|Director: Lawrence Kasdan|
|Screenplay: Lawrence Kasdan|
|Stars: William Hurt (Ned Racine), Kathleen Turner (Matty Walker), Richard Crenna (Edmund Walker), Ted Danson (Peter Lowenstein), J.A. Preston (Oscar Grace), Mickey Rourke (Teddy Lewis), Kim Zimmer (Mary Ann) |
|MPAA Rating: R|
|Year of Release: 1981|
|Country: USA||Lawrence Kasdan's "Body Heat" takes all the conventions of film noir and literally turns them inside out. It is at once a parody and also a loving homage to those dark, sinister tales of adultery, deceit, murder, and betrayal that sprung up on American movie screens following World War II. Of course, the directors of those films thought they were just making B-pictures. It took the French to recognize their worth and give them that catchy cinematic name.|
In essence, "Body Heat" is a B-picture with A-picture quality, which is probably exactly how Kasdan wanted it. The film it most closely resembles is Billy Wilder's classic "Double Indemnity" (1944), in which the blonde femme fatale played by Barbara Stanwyck lures a gullible insurance salesman played by Fred MacMurray into murdering her husband for insurance money. Kasdan takes the bare bones of that plot, and inserts William Hurt as a likable but lazy lawyer who becomes ensnared in the sticky, sexual web spun by Kathleen Turner, in her sultry screen debut.
Hurt's character, Ned Racine, is a regular Everyman. Early scenes depict him as somewhat hedonistic, but he's essentially an average Joe. He makes his living as a lawyer, but his clientele is fairly low-brow which reflects poorly on him. He has numerous affairs with many women, and he likes kicking back in the local diner with his buddies, a local state prosecutor named Peter Lowenstein (Ted Danson) and a police detective, Oscar Grace (J.A. Preston). Ned seems low-key on the outside, but you get the feeling that inside he is the kind of man who is capable of just about anything. All he needs is that little incentive to push him over.
That incentive arrives one steamy night in the form of Turner's character, Matty Walker. First seen in a luscious white dress (as most femme fatales are), Matty is the epitome of the black widow. Cold, calculating, cruel, and utterly remorseless to the very end, she spins Ned around her finger with sinister ease. Sexually, she's insatiable; intellectually, she's superior; and morally, she's as depraved as they come. Everything about her literally screams bad news, but Ned can't help himself. It's fate.
Which is why he slips so easily into Matty's plan to kill her crooked businessman husband, Edmund (Richard Crenna). Of course, Ned is the one who first brings up the idea of murder, but we all know that Matty was thinking of it long before he was. Her power comes from her ability to remain innocent in Ned's eyes while endlessly manipulating him to her own devices. He has to feel he is in the power position, when in fact, she's controlling everything.
A great deal of "Body Heat" is standard film noir, but many aspects of it are radically different. The most glaring alteration is the lack of traditional noir's Production Code-inspired moralistic ending that punishes those who have done wrong. The characters in those early films were depraved, but they were always penalized for their sins, especially the sexually threatening female. In "Body Heat," Kasdan subverts all that and posits the notion that, every once in a while, crime does pay ... at least for some people.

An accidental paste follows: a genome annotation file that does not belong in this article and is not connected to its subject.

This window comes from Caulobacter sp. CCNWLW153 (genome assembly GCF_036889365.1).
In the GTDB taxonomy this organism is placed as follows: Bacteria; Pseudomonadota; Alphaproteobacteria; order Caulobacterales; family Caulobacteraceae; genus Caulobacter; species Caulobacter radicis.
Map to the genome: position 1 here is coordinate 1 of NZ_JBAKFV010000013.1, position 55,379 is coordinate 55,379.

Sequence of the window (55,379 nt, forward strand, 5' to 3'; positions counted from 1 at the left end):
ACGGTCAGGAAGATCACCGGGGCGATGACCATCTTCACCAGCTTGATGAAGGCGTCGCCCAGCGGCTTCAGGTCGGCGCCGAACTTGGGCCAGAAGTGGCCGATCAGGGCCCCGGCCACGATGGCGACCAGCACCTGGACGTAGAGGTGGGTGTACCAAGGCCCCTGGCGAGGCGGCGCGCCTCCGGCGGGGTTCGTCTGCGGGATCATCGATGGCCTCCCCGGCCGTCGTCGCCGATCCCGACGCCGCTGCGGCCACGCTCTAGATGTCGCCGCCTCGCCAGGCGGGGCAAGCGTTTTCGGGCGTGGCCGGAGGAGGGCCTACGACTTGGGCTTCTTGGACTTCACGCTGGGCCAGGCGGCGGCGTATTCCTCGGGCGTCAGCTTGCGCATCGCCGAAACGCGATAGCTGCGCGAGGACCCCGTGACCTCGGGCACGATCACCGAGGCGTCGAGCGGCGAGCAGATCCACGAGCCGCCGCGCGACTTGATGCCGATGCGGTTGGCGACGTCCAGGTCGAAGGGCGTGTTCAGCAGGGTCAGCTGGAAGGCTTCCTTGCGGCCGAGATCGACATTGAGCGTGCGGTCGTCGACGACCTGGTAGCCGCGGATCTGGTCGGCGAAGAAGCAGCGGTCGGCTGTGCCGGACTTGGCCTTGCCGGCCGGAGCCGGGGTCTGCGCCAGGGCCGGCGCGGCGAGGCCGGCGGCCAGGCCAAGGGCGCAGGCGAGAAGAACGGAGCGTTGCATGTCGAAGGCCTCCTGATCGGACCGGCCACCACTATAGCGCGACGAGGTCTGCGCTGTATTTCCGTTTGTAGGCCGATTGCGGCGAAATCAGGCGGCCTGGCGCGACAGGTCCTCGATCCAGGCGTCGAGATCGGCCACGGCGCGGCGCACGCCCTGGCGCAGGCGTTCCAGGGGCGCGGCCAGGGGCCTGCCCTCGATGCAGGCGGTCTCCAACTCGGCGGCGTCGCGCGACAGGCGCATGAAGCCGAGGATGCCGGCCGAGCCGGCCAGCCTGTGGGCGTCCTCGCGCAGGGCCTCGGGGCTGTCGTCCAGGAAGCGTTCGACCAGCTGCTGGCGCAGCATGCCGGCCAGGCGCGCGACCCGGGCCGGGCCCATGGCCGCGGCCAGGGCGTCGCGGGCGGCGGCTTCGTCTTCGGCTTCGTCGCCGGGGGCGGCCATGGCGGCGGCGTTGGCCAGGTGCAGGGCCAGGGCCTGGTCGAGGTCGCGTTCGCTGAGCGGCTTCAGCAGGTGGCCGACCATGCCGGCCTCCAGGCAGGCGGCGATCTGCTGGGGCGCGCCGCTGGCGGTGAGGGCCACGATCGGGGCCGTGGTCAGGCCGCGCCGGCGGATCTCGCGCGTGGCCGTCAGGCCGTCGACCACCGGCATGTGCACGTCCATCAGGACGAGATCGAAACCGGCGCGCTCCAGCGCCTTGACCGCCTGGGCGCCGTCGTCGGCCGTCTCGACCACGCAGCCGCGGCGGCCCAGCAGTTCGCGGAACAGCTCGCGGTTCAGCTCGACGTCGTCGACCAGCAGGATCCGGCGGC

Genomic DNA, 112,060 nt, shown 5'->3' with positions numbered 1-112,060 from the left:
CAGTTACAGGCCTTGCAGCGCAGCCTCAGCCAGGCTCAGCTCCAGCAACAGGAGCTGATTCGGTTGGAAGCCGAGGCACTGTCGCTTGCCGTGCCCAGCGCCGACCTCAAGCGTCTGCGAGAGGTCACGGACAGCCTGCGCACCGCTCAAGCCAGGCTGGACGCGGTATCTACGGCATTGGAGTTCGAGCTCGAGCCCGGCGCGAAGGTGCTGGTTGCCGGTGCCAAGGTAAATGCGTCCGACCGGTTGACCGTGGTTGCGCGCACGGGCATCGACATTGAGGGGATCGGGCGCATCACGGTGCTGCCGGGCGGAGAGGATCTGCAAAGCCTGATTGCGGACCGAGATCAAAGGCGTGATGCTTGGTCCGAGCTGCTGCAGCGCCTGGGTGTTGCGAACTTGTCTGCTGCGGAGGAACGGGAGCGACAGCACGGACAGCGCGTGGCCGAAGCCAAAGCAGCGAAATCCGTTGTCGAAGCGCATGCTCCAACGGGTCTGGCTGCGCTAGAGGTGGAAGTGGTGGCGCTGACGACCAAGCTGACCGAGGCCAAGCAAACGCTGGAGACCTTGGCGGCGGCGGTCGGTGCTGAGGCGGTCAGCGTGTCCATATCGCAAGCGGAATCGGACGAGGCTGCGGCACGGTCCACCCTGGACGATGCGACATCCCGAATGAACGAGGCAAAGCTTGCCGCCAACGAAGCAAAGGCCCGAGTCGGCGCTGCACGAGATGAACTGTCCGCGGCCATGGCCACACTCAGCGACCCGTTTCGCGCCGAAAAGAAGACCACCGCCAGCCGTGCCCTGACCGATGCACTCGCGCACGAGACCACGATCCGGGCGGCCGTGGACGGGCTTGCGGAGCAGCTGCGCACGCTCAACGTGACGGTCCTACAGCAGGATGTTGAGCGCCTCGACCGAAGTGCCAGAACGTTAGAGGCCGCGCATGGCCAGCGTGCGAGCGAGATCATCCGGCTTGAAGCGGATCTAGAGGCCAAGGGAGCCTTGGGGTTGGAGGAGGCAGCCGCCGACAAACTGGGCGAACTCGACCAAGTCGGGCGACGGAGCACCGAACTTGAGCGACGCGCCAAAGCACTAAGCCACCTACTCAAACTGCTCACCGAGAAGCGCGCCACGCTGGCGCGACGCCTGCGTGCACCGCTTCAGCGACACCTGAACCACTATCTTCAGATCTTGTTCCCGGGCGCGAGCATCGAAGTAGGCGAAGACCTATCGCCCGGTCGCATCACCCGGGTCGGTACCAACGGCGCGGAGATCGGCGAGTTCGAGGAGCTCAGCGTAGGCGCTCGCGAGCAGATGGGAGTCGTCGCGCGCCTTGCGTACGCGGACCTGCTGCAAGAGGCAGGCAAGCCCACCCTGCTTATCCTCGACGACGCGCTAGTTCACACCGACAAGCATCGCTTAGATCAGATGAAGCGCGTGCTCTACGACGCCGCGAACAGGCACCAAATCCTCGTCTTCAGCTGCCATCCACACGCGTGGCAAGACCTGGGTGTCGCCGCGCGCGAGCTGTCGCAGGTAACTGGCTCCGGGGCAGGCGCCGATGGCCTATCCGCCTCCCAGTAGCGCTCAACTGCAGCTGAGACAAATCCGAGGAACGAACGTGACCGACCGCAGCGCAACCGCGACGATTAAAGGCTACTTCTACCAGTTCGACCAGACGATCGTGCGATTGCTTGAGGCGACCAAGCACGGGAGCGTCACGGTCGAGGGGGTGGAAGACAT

Another thing Kasdan alters from traditional noir is the setting: instead of placing the action in the dark alleys and neon streetlights of a major city, he lets the malfeasance unspool in a tiny South Florida town. There are several scenes that take place at night, but a great deal of it occurs during the daytime, in the bright, hot afternoon sun.
Kasdan makes the most of the weather by creating a palpable sense of heat everywhere. The heat is made to be all-encompassing, reminding us of just how dirty and sordid the story is. There's a hot, sticky feeling to everything, and the heat comes in various kinds. There's the sexual body heat evoked in the title; the literal heat in the air that everybody in the movie talks about; and then there's the heat as in pressure, pressure that exerts itself on Hurt but not on Turner. It gives her status as an "icy blonde" a whole new meaning.
Every aspect of "Body Heat" is dead-on, including the two central performances by Hurt and Turner. Hurt had starred in a handful of films prior to "Body Heat," but he was by no means a bankable star. With his slick mustache, floppy hair, and cheesy polyester shirts and ties, he perfectly conveys an unwitting victim who mistakenly thinks he knows what he's getting into. Turner burns up the screen in her first role, which is basically a mixture of every femme fatale to come before her, squared. With her deep, throaty purr of a voice, she's more than enticing enough to convince us that she could drive a man to murder.
"Body Heat" also marked the directorial debut of Lawrence Kasdan, who was known primarily as a screenwriter for blockbusters such as "The Empire Strikes Back" (1980) and "Raiders of the Lost Ark" (1981). His script for "Body Heat" is a finely-tuned piece of work, with multiple plot twists, unexpected developments, and memorable characterization. His dialogue is the stuff of the great film noirs, with lines that no one would never hear in real life, but work nonetheless within the confines of the film.
Copyright ©1998 James Kendrick